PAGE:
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Beneficial Ownership Information (BOI) Reporting and Unreimbursed Expense Deduction for Educators

Beneficial Ownership Information (BOI) Reporting - What is it and how does it apply to me and my business?

The Corporate Transparency Act (CTA) went into law in January 2021 and the reporting requirements begin January 1, 2024. It requires US entities doing business in the US to report information on their beneficial owners and the individuals who created the entity. The CTA was intended to fight against money laundering, shell companies, fraud, etc. Generally, any corporation, LLC, or any other entity that was created by filing a document with the secretary of state and is registered to do business in the US will be a “reporting company”. They expect that small businesses and those under simple management will be a majority of the filers. Entities exempt from this filing:

  • Large operating companies – employ more than 20 people, reported more than $5 million in gross receipts, and operate in the US

  • Publicly traded companies

  • Banks

  • Insurance companies or insurance producers

  • Investment advisors/companies

  • Accounting firms

  • Securities brokers, dealers, etc

  • Tax exempt entities

  • Utility companies

  • Inactive entities (not engaged in business, hasn’t sent more than $1,000 through a bank during the year)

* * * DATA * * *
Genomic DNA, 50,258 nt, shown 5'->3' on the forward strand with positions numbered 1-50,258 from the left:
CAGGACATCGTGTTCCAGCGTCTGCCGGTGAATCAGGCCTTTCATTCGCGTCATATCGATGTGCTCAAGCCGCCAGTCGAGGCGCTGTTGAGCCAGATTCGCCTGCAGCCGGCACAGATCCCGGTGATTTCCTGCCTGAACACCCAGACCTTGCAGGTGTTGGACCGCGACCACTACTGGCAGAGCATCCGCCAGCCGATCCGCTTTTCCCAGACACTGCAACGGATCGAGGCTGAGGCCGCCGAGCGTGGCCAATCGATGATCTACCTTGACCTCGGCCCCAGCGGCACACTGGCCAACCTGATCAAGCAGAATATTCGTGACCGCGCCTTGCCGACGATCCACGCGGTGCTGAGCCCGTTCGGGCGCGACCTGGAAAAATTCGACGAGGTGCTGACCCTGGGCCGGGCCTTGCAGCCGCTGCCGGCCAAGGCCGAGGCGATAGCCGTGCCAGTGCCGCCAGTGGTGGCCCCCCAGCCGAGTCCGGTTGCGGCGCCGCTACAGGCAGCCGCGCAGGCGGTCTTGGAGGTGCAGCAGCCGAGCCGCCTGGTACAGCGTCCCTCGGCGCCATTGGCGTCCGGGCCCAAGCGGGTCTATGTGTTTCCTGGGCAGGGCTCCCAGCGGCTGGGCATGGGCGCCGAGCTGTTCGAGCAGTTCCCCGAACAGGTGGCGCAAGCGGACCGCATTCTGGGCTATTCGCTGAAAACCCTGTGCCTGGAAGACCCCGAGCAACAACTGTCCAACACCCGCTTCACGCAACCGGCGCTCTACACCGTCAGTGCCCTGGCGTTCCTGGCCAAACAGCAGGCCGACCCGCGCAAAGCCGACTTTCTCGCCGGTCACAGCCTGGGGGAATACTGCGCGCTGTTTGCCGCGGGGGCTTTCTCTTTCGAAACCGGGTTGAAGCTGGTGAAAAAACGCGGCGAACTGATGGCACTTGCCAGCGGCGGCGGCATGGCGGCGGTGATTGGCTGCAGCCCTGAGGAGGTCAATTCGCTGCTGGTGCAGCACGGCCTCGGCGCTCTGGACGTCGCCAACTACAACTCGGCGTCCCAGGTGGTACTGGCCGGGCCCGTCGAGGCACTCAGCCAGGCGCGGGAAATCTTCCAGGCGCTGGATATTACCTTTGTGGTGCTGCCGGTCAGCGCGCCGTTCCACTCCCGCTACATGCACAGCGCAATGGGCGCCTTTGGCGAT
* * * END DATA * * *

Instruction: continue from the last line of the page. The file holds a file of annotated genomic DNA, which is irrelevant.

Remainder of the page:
Information that will be required to be reported for each individual owner:

  • Full name

  • Date of birth

  • Current address

  • ID number from a passport or drivers license, including a copy of that document

A beneficial owner is one who:

  • Exercises substantial control over the company, or

  • Owns or controls at least 25 percent of the company

A company created on or after January 1, 2024, must file the initial report within 30 days of creation. A company in existence before January 1, 2024 will need to file their initial report no later than January 1, 2025. A reporting company must file an updated report within 30 calendar days after any change occurs to the previously submitted report. Penalties; Willful failure to report may result in a civil penalty of up to $500/day and a criminal penalty of up to $10,000 and/or imprisonment of up to 2 years. So, they are pretty serious about making sure these filings occur. The AICPA is lobbying for the delay of this law – mainly concerned that many business owners are unaware of this filing requirement. We will keep you posted on any developments, but we just wanted you to be aware of this new filing requirement for 2024 and beyond.

Unreimbursed Expense Deduction for Educators

School is just around the corner and many teachers are getting their classrooms ready. Unfortunately, a lot of times, this means paying for things out of their own pocket for supplies for the new year. The Educator Expense Deduction allows a teacher (or teachers) to deduct up to $300 ($600 if married filing jointly and both spouses are educators) on your personal return for 2023. This is the second year for the higher amount of deduction. Teachers qualify if they:

  • Teach any grade – kindergarten through 12th grade

  • Are a teacher, instructor, counselor, principal, or aide

  • Work at least 900 hours during the school year

  • Work in a school that provides elementary or secondary education

Qualified Expenses:

  • Professional development courses

  • Books

  • Supplies

  • Computer equipment

  • Athletic supplies for health and P.E.

  • Disinfectants, hand soap, sanitizer, disposable gloves and face masks

  • Air purifiers

So, if you are an educator or know one, make sure to take advantage of this tax deduction!

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